This brave 45-year-old man from Crumlin and his supportive wife have told the family of Michael Schumacher to stay strong – and patient – as they reveal their amazing journey to independent.ie
Thomas Jackson and his wife Linda (36) were a newly married couple who loved life, travel and meeting new people.
It took a tragic freak fall in November 2011 after a dinner party with friends to bring their world crashing down around them.
Linda had retired to bed early and woke in the middle of the night to realise that Thomas had not yet joined her.
“I walked down the stairs and I saw Tom on the ground in a pool of blood. It was obvious he had fallen and hit his head but I didn’t know how long he had been lying there,” she told independent.ie.
“I managed to get him upstairs, clean him up and keep him awake. But I knew – at that stage – that there was something seriously wrong so I rang for an ambulance which took him to hospital”
That night marked the start of an 18 month “horrendous” nightmare for the Jacksons.
Thomas suffered two brain hemorrhages in one week and then lay in a coma for four weeks, with Linda anxiously waiting by his side.
Linda likened the severity of his injuries as similar to that which happened to Formula 1 racing legend Schumacher in a skiing accident just eight weeks ago. Schumacher, too, was put into a medically induced coma due to suffering a traumatic brain injury.
After a three month stay in St James Hospital, Thomas was moved to the Rehabilitation centre in Dun Laoghaire as there was nothing more that the medical team at St. James’ could do for him.
“The doctors told us not to expect much. We were warned that he may not respond to us, may not walk, may not be anything like himself again,” Linda tearfully reveals.
“He was like a baby, he had to retrain to use the toilet, to walk again, to talk again. He had to do everything from scratch – he was like a newborn.”
But Linda never gave up hope and continued to research for a facility that could cater for Thomas’ needs, and his related aggression from his injury. She found a solution at Redwood Extended Care Facility in Stamullen, Co Meath.
“Redwood understood what Thomas was about – and all his behavioural issues. And they had the facilities to look after him where other institutions may not have especially in the aggression that the injury brought on,” she says.
“He needed support and someone that understood brain injuries – and most of the carers don’t. And that’s the downfall. People need to become more educated around brain injuries.”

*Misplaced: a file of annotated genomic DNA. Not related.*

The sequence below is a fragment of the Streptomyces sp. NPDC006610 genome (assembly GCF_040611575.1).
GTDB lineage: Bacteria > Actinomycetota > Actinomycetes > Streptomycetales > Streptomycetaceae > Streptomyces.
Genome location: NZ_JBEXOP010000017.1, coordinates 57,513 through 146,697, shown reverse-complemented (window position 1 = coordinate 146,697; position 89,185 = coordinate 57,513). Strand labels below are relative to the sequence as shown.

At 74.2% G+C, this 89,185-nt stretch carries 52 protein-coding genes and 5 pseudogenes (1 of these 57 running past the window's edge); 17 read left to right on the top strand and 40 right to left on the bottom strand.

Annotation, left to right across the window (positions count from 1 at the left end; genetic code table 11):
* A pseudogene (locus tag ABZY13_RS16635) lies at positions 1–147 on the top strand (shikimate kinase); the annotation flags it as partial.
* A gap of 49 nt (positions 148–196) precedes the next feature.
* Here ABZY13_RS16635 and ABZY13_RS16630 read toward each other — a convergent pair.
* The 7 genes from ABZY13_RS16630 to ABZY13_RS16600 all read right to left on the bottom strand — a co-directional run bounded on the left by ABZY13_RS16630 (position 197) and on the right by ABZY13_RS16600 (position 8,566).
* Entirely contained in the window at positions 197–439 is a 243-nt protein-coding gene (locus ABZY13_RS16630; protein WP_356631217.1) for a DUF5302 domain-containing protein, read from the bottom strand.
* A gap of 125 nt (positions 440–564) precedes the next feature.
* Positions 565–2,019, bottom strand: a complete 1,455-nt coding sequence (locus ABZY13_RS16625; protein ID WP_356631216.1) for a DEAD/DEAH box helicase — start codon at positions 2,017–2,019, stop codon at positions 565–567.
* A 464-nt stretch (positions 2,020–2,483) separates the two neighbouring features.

Linda and Thomas are “amazed” at how far he’s come since the horrific accident and count “every day as a bonus”.
Earlier this year, Thomas defied all odds and passed his driving test when the couple believed “he’d never be able to get on the road”.
Both Linda and Thomas admit that he “still has a long way to go” but they are very positive about their future. And Thomas attributes much of his recovery to Linda’s support.
“I would tell Michael Schumacher’s family to stay strong and patient – as you need all the support you can get,” Thomas tells independent.ie.
“At the many stages I was in hospital, I didn’t know where I was or who I was; I knew nothing. Linda was always there, she was a constant – always there beside me. Linda was the person who pulled me through it.”
“It just takes time. It’s not a broken arm that can be fixed in two or three months. It can take a little bit longer than that so just stay hopeful.”
The couple are now doing “normal things that an ordinary couple does” like going on holidays and going out for meals; simple things, but activities they thought they’d never do together again.
To others in similar situations, Linda warns that the road is not easy, but maintains that determination and resolve – not to mention positivity – can be essential in keeping a family going.
“We are still going through it, it’s heartbreaking, but we’ve lots to do and he’s achieving his goals that he never thought he would,” she says.
“He’s not going to give up, he’s going to keep thriving. And with this Headway programme that he’s on for two years, he will be 20 times better.”
Since the start of this month, Thomas has been attending a course for brain injury survivors, organised by advocacy group Headway. He finds it comforting and beneficial to speak to others that have had similar injuries to himself.
Linda, too, speaks highly of the courses that Headway offers, including those for the carers: “I went in there distraught thinking my life wass over but when I heard other stories, I thought, “I’m only scratching the surface”.”
The Jacksons hope that their story – together with the well-publicised accident that racing legend Michael Schumacher has suffered – will highlight awareness of brain injuries in Ireland.
Dr Ronan Gibney, Principal Clinical Neuropsychologist, Head of Psuchology at Redwood, believes that this is an awareness that needs to be promoted.
“Unfortunately in Ireland there are relatively few services available, particularly ones with a comprehensive, multidisciplinary team like ours. It is also often the case that people with brain injuries are not aware of services like our own and try to muddle through without professional support,” he tells independent.ie.